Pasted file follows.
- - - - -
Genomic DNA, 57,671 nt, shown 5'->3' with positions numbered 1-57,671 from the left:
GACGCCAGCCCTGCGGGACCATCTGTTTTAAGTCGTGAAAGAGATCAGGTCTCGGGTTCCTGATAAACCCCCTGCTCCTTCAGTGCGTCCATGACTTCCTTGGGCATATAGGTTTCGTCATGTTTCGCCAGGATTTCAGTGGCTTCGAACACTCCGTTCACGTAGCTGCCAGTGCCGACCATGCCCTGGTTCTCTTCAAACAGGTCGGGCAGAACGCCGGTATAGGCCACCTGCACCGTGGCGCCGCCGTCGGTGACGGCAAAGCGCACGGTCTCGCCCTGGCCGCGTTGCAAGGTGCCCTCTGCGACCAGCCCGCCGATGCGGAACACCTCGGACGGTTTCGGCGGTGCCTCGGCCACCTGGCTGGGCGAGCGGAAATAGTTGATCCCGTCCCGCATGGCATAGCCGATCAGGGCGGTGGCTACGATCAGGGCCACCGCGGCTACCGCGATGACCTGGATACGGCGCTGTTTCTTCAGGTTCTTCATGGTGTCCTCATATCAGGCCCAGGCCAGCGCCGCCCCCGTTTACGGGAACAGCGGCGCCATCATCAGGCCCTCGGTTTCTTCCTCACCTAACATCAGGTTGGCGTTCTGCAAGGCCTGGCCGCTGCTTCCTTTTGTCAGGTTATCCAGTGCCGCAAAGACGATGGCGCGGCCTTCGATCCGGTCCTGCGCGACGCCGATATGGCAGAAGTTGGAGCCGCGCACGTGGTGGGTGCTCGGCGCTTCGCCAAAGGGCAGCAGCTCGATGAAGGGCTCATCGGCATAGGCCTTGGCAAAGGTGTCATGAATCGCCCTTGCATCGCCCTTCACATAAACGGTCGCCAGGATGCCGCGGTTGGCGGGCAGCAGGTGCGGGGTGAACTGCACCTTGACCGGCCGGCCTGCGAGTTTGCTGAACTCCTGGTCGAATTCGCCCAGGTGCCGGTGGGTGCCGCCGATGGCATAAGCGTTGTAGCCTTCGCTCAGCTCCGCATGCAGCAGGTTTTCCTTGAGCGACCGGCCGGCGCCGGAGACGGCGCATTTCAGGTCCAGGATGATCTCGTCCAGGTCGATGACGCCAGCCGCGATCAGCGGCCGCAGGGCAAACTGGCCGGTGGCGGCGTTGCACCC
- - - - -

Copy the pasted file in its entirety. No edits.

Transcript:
Genomic DNA, 57,671 nt, shown 5'->3' with positions numbered 1-57,671 from the left:
GACGCCAGCCCTGCGGGACCATCTGTTTTAAGTCGTGAAAGAGATCAGGTCTCGGGTTCCTGATAAACCCCCTGCTCCTTCAGTGCGTCCATGACTTCCTTGGGCATATAGGTTTCGTCATGTTTCGCCAGGATTTCAGTGGCTTCGAACACTCCGTTCACGTAGCTGCCAGTGCCGACCATGCCCTGGTTCTCTTCAAACAGGTCGGGCAGAACGCCGGTATAGGCCACCTGCACCGTGGCGCCGCCGTCGGTGACGGCAAAGCGCACGGTCTCGCCCTGGCCGCGTTGCAAGGTGCCCTCTGCGACCAGCCCGCCGATGCGGAACACCTCGGACGGTTTCGGCGGTGCCTCGGCCACCTGGCTGGGCGAGCGGAAATAGTTGATCCCGTCCCGCATGGCATAGCCGATCAGGGCGGTGGCTACGATCAGGGCCACCGCGGCTACCGCGATGACCTGGATACGGCGCTGTTTCTTCAGGTTCTTCATGGTGTCCTCATATCAGGCCCAGGCCAGCGCCGCCCCCGTTTACGGGAACAGCGGCGCCATCATCAGGCCCTCGGTTTCTTCCTCACCTAACATCAGGTTGGCGTTCTGCAAGGCCTGGCCGCTGCTTCCTTTTGTCAGGTTATCCAGTGCCGCAAAGACGATGGCGCGGCCTTCGATCCGGTCCTGCGCGACGCCGATATGGCAGAAGTTGGAGCCGCGCACGTGGTGGGTGCTCGGCGCTTCGCCAAAGGGCAGCAGCTCGATGAAGGGCTCATCGGCATAGGCCTTGGCAAAGGTGTCATGAATCGCCCTTGCATCGCCCTTCACATAAACGGTCGCCAGGATGCCGCGGTTGGCGGGCAGCAGGTGCGGGGTGAACTGCACCTTGACCGGCCGGCCTGCGAGTTTGCTGAACTCCTGGTCGAATTCGCCCAGGTGCCGGTGGGTGCCGCCGATGGCATAAGCGTTGTAGCCTTCGCTCAGCTCCGCATGCAGCAGGTTTTCCTTGAGCGACCGGCCGGCGCCGGAGACGGCGCATTTCAGGTCCAGGATGATCTCGTCCAGGTCGATGACGCCAGCCGCGATCAGCGGCCGCAGGGCAAACTGGCCGGTGGCGGCGTTGCACCC